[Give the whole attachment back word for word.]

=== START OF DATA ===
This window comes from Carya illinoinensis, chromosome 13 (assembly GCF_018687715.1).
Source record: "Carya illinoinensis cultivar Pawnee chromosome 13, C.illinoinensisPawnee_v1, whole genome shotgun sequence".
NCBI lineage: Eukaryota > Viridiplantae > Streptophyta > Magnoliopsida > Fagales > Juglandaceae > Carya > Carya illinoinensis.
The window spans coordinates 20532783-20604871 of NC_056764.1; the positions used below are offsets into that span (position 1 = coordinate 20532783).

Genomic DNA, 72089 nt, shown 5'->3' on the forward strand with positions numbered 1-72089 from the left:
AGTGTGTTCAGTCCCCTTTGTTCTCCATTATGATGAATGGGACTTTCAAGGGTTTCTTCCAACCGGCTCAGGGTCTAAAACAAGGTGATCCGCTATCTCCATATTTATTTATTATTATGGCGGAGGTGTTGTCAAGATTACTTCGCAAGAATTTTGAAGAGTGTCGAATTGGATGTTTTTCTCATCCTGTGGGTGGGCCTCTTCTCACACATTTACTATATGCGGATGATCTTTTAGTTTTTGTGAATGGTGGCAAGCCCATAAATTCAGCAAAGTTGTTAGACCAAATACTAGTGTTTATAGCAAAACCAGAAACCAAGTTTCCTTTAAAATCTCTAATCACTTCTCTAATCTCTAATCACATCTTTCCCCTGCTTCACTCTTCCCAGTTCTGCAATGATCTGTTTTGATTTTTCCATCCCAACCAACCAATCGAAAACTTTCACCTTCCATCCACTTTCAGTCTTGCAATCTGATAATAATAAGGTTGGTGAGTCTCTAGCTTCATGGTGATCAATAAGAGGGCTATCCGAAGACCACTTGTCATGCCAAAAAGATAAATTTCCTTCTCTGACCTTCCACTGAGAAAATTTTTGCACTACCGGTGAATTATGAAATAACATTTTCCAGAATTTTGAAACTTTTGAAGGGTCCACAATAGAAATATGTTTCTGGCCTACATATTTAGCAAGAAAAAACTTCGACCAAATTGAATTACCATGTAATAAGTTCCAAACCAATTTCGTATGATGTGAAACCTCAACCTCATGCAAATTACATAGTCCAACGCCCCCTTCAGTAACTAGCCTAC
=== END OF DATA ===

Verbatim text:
This window comes from Carya illinoinensis, chromosome 13 (assembly GCF_018687715.1).
Source record: "Carya illinoinensis cultivar Pawnee chromosome 13, C.illinoinensisPawnee_v1, whole genome shotgun sequence".
NCBI lineage: Eukaryota > Viridiplantae > Streptophyta > Magnoliopsida > Fagales > Juglandaceae > Carya > Carya illinoinensis.
The window spans coordinates 20532783-20604871 of NC_056764.1; the positions used below are offsets into that span (position 1 = coordinate 20532783).

Genomic DNA, 72089 nt, shown 5'->3' on the forward strand with positions numbered 1-72089 from the left:
AGTGTGTTCAGTCCCCTTTGTTCTCCATTATGATGAATGGGACTTTCAAGGGTTTCTTCCAACCGGCTCAGGGTCTAAAACAAGGTGATCCGCTATCTCCATATTTATTTATTATTATGGCGGAGGTGTTGTCAAGATTACTTCGCAAGAATTTTGAAGAGTGTCGAATTGGATGTTTTTCTCATCCTGTGGGTGGGCCTCTTCTCACACATTTACTATATGCGGATGATCTTTTAGTTTTTGTGAATGGTGGCAAGCCCATAAATTCAGCAAAGTTGTTAGACCAAATACTAGTGTTTATAGCAAAACCAGAAACCAAGTTTCCTTTAAAATCTCTAATCACTTCTCTAATCTCTAATCACATCTTTCCCCTGCTTCACTCTTCCCAGTTCTGCAATGATCTGTTTTGATTTTTCCATCCCAACCAACCAATCGAAAACTTTCACCTTCCATCCACTTTCAGTCTTGCAATCTGATAATAATAAGGTTGGTGAGTCTCTAGCTTCATGGTGATCAATAAGAGGGCTATCCGAAGACCACTTGTCATGCCAAAAAGATAAATTTCCTTCTCTGACCTTCCACTGAGAAAATTTTTGCACTACCGGTGAATTATGAAATAACATTTTCCAGAATTTTGAAACTTTTGAAGGGTCCACAATAGAAATATGTTTCTGGCCTACATATTTAGCAAGAAAAAACTTCGACCAAATTGAATTACCATGTAATAAGTTCCAAACCAATTTCGTATGATGTGAAACCTCAACCTCATGCAAATTACATAGTCCAACGCCCCCTTCAGTAACTAGCCTAC